Broadening Horizons: A Deeper Understanding of Poverty

Mary Cunningham
October 10, 2017

“You’re going to Burkesville, Kentucky!” the headline of my email read. As a senior, I had decided to lead a spring break immersion trip to Appalachia, where I would accompany 12 participants from my college to engage in a week of service, immersion and solidarity with the community in Burkesville, Kentucky. I thought I had a pretty good idea of what to expect, but as usual, I was surprised.

Leading up the trip I did not understand what rural poverty looked like. I grew up in northern Massachusetts in a small, upper middle class town. I spent one summer during college interning at a church in downtown Boston, an area known for its large population of homeless individuals and high-concentration of drugs. Having been surrounded by this on a daily basis, I thought I had a pretty good understanding of what poverty looked like. My trip to Kentucky changed that.

Burkesville, a small, remote town in southern Kentucky has a vibrant spirit and a strong sense of community. And yet, as my week there unfolded, I noticed signs of poverty. We worked at the Burkesville elementary school where many of the kids were on a nutrition assistance program. Although the school provided some snacks, they were often unhealthy options. Talking with school administrators, we also learned that there were not a lot of viable job opportunities in the area. There was a large population of children and retired people, but there seemed to be a lack of middle-aged people contributing to the economic growth of the town. Seeing a community struggling with these issues was something I had heard about, but never encountered.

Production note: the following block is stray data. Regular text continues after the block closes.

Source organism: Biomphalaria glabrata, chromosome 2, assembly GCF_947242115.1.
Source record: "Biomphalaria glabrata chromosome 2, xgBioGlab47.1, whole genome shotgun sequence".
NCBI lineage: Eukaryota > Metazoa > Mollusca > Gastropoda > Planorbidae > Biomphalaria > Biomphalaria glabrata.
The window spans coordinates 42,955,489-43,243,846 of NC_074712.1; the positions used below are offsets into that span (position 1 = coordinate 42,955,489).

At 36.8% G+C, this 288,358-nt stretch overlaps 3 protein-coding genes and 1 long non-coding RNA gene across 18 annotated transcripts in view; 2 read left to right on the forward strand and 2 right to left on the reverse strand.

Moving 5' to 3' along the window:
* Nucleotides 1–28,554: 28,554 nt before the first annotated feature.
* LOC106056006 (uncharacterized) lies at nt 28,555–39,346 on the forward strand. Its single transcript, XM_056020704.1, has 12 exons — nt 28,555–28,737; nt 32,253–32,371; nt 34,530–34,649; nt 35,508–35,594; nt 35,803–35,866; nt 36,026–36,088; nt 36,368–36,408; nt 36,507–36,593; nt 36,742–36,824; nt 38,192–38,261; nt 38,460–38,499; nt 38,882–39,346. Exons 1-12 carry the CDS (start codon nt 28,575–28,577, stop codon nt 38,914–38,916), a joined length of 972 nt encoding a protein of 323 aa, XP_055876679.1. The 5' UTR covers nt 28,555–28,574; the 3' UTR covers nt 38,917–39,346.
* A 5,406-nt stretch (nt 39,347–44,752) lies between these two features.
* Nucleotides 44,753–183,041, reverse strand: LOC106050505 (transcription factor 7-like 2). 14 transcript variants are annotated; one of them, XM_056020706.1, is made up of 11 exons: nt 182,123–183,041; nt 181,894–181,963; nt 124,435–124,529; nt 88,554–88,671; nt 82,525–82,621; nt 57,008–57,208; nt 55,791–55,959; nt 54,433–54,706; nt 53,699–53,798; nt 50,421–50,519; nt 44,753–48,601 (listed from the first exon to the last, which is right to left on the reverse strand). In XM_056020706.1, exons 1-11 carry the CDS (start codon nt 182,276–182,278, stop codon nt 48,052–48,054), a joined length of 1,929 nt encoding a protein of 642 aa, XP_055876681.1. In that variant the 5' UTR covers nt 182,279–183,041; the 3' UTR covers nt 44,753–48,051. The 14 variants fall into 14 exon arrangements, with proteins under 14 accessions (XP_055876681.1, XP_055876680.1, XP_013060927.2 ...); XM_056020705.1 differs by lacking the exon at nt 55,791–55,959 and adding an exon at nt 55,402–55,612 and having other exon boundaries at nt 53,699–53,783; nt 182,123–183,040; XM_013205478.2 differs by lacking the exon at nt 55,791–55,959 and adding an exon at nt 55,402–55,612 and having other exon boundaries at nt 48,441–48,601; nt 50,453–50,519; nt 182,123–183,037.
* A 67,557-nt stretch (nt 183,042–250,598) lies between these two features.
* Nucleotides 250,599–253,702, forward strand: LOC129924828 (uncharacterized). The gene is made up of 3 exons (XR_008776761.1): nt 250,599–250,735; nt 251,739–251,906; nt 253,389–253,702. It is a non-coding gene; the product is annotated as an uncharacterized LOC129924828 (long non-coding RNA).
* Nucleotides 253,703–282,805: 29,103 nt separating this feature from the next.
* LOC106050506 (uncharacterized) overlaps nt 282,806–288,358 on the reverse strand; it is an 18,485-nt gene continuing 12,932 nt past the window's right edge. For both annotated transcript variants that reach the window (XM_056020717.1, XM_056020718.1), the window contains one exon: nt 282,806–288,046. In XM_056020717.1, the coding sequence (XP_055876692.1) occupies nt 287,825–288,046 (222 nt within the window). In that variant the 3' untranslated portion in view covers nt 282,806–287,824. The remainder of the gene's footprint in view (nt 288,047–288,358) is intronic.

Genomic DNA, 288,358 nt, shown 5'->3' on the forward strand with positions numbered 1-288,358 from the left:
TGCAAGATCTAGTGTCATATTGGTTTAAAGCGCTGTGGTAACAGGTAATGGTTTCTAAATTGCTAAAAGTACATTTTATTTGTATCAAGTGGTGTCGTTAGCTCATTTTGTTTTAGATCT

As an associate at NETWORK, I recently learned about the rural poverty I saw in Burkesville from a policy perspective. On September 28, I attended a briefing titled, “Urban and Rural Poverty in America” in the Rayburn House Office Building. One of the things that stood out to me was how a city’s remoteness and population size are connected to poverty rates. Research collected by the Salvation Army shows that states that are more remote and that have both high and low population concentrations tend to have higher levels of need than states that are less remote. Rural towns located far from large cities tend to have a harder time accessing government services and their residents are often underemployed. It was clear from the panel that these unique challenges facing rural communities make grappling with poverty across our country difficult.

Another interesting comment came from one of the panelists, John Letteiri, who works for the Economic Innovation Group. Mr. Letteiri noted that the decline of migration is one of the major causes of exacerbated rural poverty. He cited an interesting statistic: since the 1990s migration from rural to urban areas has fallen about 50 percent. Without mobility, residents of these rural towns are attached to the economic reality of their area. As I left the panel, I was left with a sharp reminder of my experience in Burkesville, Kentucky.

The way in which we understand poverty needs to constantly be reframed. We largely define poverty based on our own cultural perceptions, not the reality of the situation. As a society, we must take into account those who are forced into poverty due to social, economic, and political factors beyond their control and prioritize policies that support them. As poverty changes, so must our definition of it.